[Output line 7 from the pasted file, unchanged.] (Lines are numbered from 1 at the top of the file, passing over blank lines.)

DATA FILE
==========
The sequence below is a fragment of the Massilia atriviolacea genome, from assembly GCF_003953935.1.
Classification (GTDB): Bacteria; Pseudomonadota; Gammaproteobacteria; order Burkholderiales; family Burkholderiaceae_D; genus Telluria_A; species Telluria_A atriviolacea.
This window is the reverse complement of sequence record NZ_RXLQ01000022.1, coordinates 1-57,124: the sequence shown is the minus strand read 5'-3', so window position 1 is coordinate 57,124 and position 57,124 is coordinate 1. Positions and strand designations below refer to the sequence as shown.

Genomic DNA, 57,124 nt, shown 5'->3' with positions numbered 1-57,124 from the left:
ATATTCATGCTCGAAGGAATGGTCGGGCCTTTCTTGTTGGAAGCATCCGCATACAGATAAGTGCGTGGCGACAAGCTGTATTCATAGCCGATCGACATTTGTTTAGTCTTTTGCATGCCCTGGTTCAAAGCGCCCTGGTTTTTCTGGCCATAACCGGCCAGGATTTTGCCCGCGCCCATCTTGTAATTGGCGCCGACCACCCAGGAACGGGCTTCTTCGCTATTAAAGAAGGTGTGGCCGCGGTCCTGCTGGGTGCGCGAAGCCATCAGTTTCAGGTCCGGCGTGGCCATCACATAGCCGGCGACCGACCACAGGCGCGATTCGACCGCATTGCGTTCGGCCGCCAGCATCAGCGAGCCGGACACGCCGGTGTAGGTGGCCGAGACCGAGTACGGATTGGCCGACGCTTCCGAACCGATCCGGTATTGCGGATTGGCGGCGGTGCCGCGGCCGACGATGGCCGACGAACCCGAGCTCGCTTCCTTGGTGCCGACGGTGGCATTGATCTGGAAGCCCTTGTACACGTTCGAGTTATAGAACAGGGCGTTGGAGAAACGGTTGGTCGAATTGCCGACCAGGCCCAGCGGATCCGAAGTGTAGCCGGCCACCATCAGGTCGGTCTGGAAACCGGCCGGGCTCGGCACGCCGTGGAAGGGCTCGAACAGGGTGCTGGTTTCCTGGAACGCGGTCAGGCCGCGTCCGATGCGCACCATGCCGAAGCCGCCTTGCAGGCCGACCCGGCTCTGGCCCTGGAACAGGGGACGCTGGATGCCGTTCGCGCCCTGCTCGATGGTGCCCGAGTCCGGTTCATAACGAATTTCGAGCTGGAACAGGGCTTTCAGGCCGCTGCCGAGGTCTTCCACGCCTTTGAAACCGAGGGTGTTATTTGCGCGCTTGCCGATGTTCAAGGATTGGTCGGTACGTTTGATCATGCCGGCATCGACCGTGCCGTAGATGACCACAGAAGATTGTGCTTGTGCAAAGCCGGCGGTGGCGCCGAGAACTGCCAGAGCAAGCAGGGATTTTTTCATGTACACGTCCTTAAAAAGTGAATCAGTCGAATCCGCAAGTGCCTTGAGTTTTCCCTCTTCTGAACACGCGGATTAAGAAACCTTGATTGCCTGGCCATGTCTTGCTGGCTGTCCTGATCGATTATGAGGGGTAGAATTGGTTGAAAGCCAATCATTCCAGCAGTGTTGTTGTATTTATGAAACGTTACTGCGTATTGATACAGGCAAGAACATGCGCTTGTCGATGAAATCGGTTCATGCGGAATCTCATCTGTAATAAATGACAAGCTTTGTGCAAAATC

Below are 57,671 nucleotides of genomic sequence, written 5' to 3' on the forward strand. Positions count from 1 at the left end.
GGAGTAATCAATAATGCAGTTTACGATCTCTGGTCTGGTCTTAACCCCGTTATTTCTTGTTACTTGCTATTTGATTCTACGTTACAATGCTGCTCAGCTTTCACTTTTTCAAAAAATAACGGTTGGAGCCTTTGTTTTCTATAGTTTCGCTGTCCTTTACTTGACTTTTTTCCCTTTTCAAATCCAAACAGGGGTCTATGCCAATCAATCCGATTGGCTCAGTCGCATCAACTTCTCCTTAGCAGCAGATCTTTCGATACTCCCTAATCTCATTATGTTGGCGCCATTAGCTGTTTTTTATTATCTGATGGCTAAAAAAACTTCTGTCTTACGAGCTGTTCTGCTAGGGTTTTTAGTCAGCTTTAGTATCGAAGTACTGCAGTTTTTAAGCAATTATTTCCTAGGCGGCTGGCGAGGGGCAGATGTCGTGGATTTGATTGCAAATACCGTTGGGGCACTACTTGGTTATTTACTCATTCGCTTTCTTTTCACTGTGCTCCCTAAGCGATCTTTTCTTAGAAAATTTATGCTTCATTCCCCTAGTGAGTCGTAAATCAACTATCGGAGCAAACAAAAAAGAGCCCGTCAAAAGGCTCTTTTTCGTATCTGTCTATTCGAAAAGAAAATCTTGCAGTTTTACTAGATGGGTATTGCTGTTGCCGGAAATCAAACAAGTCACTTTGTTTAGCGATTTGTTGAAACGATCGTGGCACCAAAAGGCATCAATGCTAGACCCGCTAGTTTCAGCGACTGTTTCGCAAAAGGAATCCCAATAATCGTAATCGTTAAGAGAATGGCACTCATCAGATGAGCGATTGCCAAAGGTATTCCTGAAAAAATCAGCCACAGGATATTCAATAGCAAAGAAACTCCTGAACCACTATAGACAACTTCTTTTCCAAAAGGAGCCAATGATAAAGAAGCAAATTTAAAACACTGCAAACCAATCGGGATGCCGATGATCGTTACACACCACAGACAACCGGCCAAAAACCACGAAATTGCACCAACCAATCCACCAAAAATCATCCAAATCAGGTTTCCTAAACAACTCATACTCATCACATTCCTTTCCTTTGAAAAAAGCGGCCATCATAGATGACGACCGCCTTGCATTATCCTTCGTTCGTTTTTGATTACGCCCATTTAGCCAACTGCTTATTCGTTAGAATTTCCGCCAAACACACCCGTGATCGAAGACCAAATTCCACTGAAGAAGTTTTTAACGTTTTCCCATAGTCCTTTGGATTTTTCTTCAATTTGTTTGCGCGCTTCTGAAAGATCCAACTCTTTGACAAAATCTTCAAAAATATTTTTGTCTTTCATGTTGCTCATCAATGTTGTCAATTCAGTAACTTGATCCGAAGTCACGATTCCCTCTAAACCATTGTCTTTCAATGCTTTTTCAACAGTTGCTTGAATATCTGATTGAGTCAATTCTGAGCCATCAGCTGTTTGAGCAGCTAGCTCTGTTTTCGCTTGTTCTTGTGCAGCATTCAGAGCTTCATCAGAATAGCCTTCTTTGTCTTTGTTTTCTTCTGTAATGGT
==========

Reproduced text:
GGAGTAATCAATAATGCAGTTTACGATCTCTGGTCTGGTCTTAACCCCGTTATTTCTTGTTACTTGCTATTTGATTCTACGTTACAATGCTGCTCAGCTTTCACTTTTTCAAAAAATAACGGTTGGAGCCTTTGTTTTCTATAGTTTCGCTGTCCTTTACTTGACTTTTTTCCCTTTTCAAATCCAAACAGGGGTCTATGCCAATCAATCCGATTGGCTCAGTCGCATCAACTTCTCCTTAGCAGCAGATCTTTCGATACTCCCTAATCTCATTATGTTGGCGCCATTAGCTGTTTTTTATTATCTGATGGCTAAAAAAACTTCTGTCTTACGAGCTGTTCTGCTAGGGTTTTTAGTCAGCTTTAGTATCGAAGTACTGCAGTTTTTAAGCAATTATTTCCTAGGCGGCTGGCGAGGGGCAGATGTCGTGGATTTGATTGCAAATACCGTTGGGGCACTACTTGGTTATTTACTCATTCGCTTTCTTTTCACTGTGCTCCCTAAGCGATCTTTTCTTAGAAAATTTATGCTTCATTCCCCTAGTGAGTCGTAAATCAACTATCGGAGCAAACAAAAAAGAGCCCGTCAAAAGGCTCTTTTTCGTATCTGTCTATTCGAAAAGAAAATCTTGCAGTTTTACTAGATGGGTATTGCTGTTGCCGGAAATCAAACAAGTCACTTTGTTTAGCGATTTGTTGAAACGATCGTGGCACCAAAAGGCATCAATGCTAGACCCGCTAGTTTCAGCGACTGTTTCGCAAAAGGAATCCCAATAATCGTAATCGTTAAGAGAATGGCACTCATCAGATGAGCGATTGCCAAAGGTATTCCTGAAAAAATCAGCCACAGGATATTCAATAGCAAAGAAACTCCTGAACCACTATAGACAACTTCTTTTCCAAAAGGAGCCAATGATAAAGAAGCAAATTTAAAACACTGCAAACCAATCGGGATGCCGATGATCGTTACACACCACAGACAACCGGCCAAAAACCACGAAATTGCACCAACCAATCCACCAAAAATCATCCAAATCAGGTTTCCTAAACAACTCATACTCATCACATTCCTTTCCTTTGAAAAAAGCGGCCATCATAGATGACGACCGCCTTGCATTATCCTTCGTTCGTTTTTGATTACGCCCATTTAGCCAACTGCTTATTCGTTAGAATTTCCGCCAAACACACCCGTGATCGAAGACCAAATTCCACTGAAGAAGTTTTTAACGTTTTCCCATAGTCCTTTGGATTTTTCTTCAATTTGTTTGCGCGCTTCTGAAAGATCCAACTCTTTGACAAAATCTTCAAAAATATTTTTGTCTTTCATGTTGCTCATCAATGTTGTCAATTCAGTAACTTGATCCGAAGTCACGATTCCCTCTAAACCATTGTCTTTCAATGCTTTTTCAACAGTTGCTTGAATATCTGATTGAGTCAATTCTGAGCCATCAGCTGTTTGAGCAGCTAGCTCTGTTTTCGCTTGTTCTTGTGCAGCATTCAGAGCTTCATCAGAATAGCCTTCTTTGTCTTTGTTTTCTTCTGTAATGGT